Phillip W. Davis
Davis, P. W. (1). Stranger Intervention into Child Punishment in Public Places. Social Problems, 38(2), 227–246. http://dx.doi.org/10.1525/sp.1991.38.2.03a00080
This paper focuses on the development and meaning of informal social control experiences when strangers intervene face-to-face in instances of child punishment in public. The central question is, in the absence of formal authority and institutional resources, how do strangers construe wrongful punishment, negotiate deviant import, and manage control outcomes? Thirty-seven interviews were conducted with people who intervened on at least one occasion, and seven more with witness-participants. Interviewees described the meanings, events, and circumstances surrounding 50 acts of face-to-face intervention. The analysis focuses on some of the micro-political forces, such as claim themes and audience norms, that shape control outcomes. The interpersonal predicament for interveners reflects the cultural tension created when approval of physical punishment is widespread, when distinctions between normal and deviant punishment are ambiguous, and when interaction rules for informal intervention are not institutionalized.
In public settings typically shaped by civil inattention, such as grocery or department stores or outdoor public spaces, those that intervened upon observation of child punishment took considerable social and physical risks. Strangers in public step out of their role as an audience member just long enough to confront the issue and manage any counter-claims they may receive before resuming their audience status, feeling satisfied but shaken and worried. Lacking formal backing, these strangers interrupt the social flow as they attempt to quickly and informally remedy these deviant situations of punishment. This intervention is most often met with hostility from the presumed parent, and mixed reactions from others. Often, a claim-shift will take place that attempts to focus on the deviant involvement of the stranger in other people's business instead of on the treatment of the child. Regarding the participants themselves, almost half of the interveners interviewed did not think any physical punishment of children was acceptable. Roughly 80% of the direct interveners were parents, a finding consistent with other studies. About 80% of the interveners were also women, which is most likely biased by the convenience sample, but also speaks to the intersection between gender roles and public child maltreatment intervention.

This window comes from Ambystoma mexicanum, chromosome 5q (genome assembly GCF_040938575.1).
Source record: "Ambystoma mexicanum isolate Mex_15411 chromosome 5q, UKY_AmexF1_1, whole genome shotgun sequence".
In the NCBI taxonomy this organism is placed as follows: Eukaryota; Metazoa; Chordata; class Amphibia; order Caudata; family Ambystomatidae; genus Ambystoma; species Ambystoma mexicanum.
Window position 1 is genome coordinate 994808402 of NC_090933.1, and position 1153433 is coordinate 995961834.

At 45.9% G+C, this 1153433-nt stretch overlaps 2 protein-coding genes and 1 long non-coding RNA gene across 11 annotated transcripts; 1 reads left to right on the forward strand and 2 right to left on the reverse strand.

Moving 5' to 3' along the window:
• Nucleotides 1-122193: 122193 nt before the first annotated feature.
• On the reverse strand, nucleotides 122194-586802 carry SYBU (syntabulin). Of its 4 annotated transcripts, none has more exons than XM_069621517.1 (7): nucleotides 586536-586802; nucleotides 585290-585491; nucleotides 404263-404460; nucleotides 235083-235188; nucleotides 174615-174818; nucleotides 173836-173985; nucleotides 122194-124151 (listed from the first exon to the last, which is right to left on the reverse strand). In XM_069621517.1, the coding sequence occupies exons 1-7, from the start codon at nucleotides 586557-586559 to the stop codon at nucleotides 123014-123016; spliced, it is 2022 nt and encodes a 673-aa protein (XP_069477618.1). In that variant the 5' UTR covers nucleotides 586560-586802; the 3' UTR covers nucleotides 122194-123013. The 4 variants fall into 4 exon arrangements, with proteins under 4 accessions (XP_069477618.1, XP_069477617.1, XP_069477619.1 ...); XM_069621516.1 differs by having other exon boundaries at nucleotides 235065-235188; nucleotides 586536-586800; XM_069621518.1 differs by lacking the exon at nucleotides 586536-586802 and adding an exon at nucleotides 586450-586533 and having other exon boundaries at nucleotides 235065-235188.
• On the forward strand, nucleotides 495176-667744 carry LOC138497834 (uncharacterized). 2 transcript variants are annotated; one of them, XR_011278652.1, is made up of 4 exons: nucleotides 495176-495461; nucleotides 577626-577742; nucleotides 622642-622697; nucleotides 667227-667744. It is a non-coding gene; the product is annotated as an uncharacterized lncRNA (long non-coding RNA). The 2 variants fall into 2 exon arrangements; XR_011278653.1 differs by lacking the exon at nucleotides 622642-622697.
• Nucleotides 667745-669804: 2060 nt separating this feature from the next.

Description of method used in the article
A convenience sample was collected via graduate and undergraduate sociology classes, word of mouth, announcements posted in churches and preschools, and advertisements in two local newspapers that ran for three weeks. This process resulted in semi-structured interviews with 37 people who directly intervened in child punishment at least once and with seven people who witnessed the others' intervention, six of whom also participated in some way. With six interveners recounting two interventions, the total retrospective descriptions of interventions totaled 50. No two participants were interviewed about the same incident, and 78% of the direct interveners were women. Interviews lasted anywhere from 25 minutes to two hours, with participants asked when the incident occurred, their best recollection of the event's details, and their thoughts about child punishment. More than half of the interventions recalled took place within a year of the interview, but some had occurred up to 12 years in the past.
Of some practical use if combined with other research